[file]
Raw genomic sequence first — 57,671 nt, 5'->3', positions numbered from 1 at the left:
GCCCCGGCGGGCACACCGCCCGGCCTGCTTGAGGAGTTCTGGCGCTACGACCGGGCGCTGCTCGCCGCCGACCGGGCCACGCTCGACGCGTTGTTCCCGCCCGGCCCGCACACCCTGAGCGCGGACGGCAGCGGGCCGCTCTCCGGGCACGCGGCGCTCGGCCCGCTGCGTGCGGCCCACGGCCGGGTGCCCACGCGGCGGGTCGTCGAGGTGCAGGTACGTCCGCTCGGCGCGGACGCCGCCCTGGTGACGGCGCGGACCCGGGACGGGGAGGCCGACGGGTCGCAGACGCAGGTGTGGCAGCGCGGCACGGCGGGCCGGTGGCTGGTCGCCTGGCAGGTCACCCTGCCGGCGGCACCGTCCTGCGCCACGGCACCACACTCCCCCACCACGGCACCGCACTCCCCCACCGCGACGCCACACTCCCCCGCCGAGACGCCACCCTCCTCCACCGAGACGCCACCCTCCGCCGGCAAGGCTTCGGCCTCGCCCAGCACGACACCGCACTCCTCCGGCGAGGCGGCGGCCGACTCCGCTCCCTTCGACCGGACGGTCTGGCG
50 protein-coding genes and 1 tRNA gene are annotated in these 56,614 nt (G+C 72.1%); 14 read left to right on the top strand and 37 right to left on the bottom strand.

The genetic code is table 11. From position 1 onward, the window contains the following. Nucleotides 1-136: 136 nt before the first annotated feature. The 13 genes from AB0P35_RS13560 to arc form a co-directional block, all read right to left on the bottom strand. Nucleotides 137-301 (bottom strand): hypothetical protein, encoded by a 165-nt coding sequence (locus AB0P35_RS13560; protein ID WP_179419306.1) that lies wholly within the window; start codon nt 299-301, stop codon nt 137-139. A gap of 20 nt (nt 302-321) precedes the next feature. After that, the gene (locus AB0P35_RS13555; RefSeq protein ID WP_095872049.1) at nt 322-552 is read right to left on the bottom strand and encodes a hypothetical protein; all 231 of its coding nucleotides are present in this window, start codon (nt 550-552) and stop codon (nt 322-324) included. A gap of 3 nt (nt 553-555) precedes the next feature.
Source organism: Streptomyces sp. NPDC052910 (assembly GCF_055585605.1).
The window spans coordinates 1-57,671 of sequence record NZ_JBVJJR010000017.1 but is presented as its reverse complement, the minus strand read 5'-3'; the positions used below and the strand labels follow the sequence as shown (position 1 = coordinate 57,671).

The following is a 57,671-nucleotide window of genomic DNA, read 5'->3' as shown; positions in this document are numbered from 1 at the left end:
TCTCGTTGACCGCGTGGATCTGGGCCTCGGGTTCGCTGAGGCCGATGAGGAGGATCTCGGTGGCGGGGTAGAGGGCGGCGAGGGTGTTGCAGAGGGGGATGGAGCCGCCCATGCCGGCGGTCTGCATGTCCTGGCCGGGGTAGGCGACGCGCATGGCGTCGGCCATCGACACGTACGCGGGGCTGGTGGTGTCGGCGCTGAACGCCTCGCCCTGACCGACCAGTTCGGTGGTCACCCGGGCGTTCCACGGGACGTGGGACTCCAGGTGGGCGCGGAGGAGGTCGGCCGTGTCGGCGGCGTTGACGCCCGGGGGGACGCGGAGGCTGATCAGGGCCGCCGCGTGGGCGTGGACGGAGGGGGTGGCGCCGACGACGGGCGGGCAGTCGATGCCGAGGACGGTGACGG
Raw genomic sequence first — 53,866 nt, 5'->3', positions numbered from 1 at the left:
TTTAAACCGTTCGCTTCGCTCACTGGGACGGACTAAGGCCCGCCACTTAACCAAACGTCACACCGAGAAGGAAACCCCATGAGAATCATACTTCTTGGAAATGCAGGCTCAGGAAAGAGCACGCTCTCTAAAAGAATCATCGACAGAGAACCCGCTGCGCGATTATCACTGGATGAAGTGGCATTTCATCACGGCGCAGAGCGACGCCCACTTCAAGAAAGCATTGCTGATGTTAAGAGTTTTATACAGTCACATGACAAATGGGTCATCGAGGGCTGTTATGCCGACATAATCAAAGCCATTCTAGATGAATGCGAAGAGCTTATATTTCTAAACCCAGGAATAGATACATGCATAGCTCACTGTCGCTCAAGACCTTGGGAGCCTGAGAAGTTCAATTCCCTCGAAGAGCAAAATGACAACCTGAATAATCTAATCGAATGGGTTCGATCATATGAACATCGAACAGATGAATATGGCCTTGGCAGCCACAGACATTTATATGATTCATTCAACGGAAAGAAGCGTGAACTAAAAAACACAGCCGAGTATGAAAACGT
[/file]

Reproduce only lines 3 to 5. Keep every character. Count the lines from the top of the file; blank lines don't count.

50 protein-coding genes and 1 tRNA gene are annotated in these 56,614 nt (G+C 72.1%); 14 read left to right on the top strand and 37 right to left on the bottom strand.

The genetic code is table 11. From position 1 onward, the window contains the following. Nucleotides 1-136: 136 nt before the first annotated feature. The 13 genes from AB0P35_RS13560 to arc form a co-directional block, all read right to left on the bottom strand. Nucleotides 137-301 (bottom strand): hypothetical protein, encoded by a 165-nt coding sequence (locus AB0P35_RS13560; protein ID WP_179419306.1) that lies wholly within the window; start codon nt 299-301, stop codon nt 137-139. A gap of 20 nt (nt 302-321) precedes the next feature. After that, the gene (locus AB0P35_RS13555; RefSeq protein ID WP_095872049.1) at nt 322-552 is read right to left on the bottom strand and encodes a hypothetical protein; all 231 of its coding nucleotides are present in this window, start codon (nt 550-552) and stop codon (nt 322-324) included. A gap of 3 nt (nt 553-555) precedes the next feature.
Source organism: Streptomyces sp. NPDC052910 (assembly GCF_055585605.1).